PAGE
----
Breaking Things Up

After quite a few years of relative quiet, there’s a lot of activity and interest in the filesystem world. Many interesting local filesystems are newly available or well into development. Besides allowing the creation of bigger and faster filesystems, features like improved data integrity and built-in snapshot/clone support are being added to the mix. There’s another group of new filesystems oriented toward providing better support for solid-state disks. There’s activity in the parallel-filesystem world too, with both old and new entrants battling for and sometimes gaining acceptance beyond their traditional niches. A lot of old assumptions are being revisited, but maybe there are still others that need to be.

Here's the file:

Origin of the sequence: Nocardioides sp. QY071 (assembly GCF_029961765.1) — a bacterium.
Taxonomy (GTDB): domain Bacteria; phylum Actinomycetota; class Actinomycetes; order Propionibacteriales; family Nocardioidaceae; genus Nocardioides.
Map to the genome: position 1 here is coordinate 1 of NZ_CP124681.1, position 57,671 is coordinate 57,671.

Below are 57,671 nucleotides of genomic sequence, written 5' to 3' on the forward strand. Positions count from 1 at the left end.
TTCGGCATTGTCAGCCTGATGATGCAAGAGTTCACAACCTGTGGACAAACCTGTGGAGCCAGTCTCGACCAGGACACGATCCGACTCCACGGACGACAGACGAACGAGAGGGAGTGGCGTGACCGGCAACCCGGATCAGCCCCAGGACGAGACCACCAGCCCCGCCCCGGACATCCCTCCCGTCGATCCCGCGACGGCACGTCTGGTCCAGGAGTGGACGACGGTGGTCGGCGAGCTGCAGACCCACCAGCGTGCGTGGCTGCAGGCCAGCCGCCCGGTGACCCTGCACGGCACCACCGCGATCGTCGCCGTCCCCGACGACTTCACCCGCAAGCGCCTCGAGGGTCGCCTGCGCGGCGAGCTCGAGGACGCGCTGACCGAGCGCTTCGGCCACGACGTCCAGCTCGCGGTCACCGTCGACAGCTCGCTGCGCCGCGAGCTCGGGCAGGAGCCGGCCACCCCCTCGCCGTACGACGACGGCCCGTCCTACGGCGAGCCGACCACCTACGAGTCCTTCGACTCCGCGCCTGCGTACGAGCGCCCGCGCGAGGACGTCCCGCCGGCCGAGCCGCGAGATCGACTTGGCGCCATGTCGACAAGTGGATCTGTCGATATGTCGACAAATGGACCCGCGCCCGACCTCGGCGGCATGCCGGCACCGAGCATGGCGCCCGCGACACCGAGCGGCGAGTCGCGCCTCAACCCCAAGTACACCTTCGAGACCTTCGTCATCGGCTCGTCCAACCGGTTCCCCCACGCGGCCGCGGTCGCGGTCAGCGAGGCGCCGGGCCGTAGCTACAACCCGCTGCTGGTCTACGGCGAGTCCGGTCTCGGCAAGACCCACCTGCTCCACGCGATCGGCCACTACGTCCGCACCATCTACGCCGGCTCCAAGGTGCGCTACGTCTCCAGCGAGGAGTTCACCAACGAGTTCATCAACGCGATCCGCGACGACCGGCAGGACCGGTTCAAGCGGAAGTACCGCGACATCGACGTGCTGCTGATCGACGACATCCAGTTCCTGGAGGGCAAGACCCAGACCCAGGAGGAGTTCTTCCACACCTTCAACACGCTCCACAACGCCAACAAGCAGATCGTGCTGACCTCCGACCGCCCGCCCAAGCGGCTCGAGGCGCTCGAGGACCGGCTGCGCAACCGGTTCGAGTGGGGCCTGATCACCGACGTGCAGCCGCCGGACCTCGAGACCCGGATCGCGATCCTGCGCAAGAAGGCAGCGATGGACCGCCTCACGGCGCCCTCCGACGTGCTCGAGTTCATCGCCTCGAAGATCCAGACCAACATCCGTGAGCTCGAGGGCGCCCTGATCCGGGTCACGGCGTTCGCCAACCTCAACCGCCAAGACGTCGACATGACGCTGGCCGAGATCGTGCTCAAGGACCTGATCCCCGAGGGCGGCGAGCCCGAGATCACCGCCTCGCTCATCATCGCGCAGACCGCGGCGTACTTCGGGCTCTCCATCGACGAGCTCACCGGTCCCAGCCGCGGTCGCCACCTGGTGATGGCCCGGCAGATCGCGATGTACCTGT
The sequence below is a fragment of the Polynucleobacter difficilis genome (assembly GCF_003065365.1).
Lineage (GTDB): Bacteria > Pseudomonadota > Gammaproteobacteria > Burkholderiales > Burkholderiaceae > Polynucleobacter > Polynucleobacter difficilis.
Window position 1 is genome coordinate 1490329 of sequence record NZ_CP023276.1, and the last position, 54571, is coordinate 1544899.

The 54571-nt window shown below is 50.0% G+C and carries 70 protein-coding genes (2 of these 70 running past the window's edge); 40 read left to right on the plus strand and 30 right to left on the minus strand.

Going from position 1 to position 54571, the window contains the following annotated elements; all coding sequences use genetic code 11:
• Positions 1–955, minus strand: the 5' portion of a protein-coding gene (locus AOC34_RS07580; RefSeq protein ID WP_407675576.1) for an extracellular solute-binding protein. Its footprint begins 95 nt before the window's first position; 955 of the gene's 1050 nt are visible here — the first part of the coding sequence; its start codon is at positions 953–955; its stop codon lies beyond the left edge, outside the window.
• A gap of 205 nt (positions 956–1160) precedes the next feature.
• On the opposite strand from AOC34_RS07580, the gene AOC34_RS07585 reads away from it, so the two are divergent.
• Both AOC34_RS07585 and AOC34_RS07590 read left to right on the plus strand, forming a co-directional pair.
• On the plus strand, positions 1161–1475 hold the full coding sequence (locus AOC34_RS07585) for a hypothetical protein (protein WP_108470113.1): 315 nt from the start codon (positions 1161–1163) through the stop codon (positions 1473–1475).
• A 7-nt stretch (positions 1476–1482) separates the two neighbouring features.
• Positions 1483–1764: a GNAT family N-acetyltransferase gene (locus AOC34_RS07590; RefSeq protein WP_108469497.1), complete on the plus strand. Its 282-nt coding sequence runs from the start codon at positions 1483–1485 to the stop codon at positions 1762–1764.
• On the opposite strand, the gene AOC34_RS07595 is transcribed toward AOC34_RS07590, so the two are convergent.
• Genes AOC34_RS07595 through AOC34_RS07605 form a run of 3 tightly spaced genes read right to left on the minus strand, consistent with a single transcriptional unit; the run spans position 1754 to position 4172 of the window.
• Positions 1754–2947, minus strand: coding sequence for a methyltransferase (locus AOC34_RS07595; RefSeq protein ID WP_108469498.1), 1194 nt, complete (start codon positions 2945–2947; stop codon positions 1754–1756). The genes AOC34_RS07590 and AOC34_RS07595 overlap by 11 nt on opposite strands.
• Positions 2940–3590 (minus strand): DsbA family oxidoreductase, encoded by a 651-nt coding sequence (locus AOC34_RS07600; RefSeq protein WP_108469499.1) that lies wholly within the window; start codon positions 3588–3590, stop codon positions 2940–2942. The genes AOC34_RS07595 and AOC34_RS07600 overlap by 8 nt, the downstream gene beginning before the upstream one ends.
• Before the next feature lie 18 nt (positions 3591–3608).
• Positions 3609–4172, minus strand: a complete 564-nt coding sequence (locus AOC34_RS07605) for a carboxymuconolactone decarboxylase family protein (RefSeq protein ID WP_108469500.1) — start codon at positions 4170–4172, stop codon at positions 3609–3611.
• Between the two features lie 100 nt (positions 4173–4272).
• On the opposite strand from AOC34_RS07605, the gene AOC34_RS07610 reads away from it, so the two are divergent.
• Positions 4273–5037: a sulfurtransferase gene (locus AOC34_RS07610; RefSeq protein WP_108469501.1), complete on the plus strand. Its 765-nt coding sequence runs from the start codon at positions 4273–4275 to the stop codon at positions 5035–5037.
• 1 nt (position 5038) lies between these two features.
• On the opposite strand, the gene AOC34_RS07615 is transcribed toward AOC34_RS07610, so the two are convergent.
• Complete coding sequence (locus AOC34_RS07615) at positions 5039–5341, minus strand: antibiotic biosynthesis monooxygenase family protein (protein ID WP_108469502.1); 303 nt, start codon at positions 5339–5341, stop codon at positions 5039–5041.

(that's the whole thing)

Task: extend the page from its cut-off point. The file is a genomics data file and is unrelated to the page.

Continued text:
In the old days, a filesystem’s size was determined when it was created, and could never be changed. If you wanted more capacity, you created a new filesystem on a new set of disks or partitions. If you wanted to free up space, perhaps to use it for a new filesystem mounted elsewhere, you were pretty much out of luck. Nowadays, of course, things are a bit better. Filesystems and volume managers often work together to support increasing (and, less often, decreasing) the size of a filesystem. Throughout all of this, however, the filesystem has remained monolithic in the sense that all files within the filesystem have essentially the same characteristics. If the underlying volume is RAID-1, then all files are replicated to the same degree. If it’s RAID-5, then all files are striped to the same degree. If you want files in a particular subdirectory to have different characteristics, such as being more widely striped on faster disks, then you pretty much have to create a whole separate filesystem on a separate volume, and mount it on that subdirectory. In some parallel filesystems, you get a little more flexibility; you can define how many object servers, and perhaps even which ones, a certain file or directory should be striped across. That still doesn’t give you much control over replication, though, and the parameters you specify generally apply only to newly created files (i.e. existing files aren’t re-striped if you change the parameters).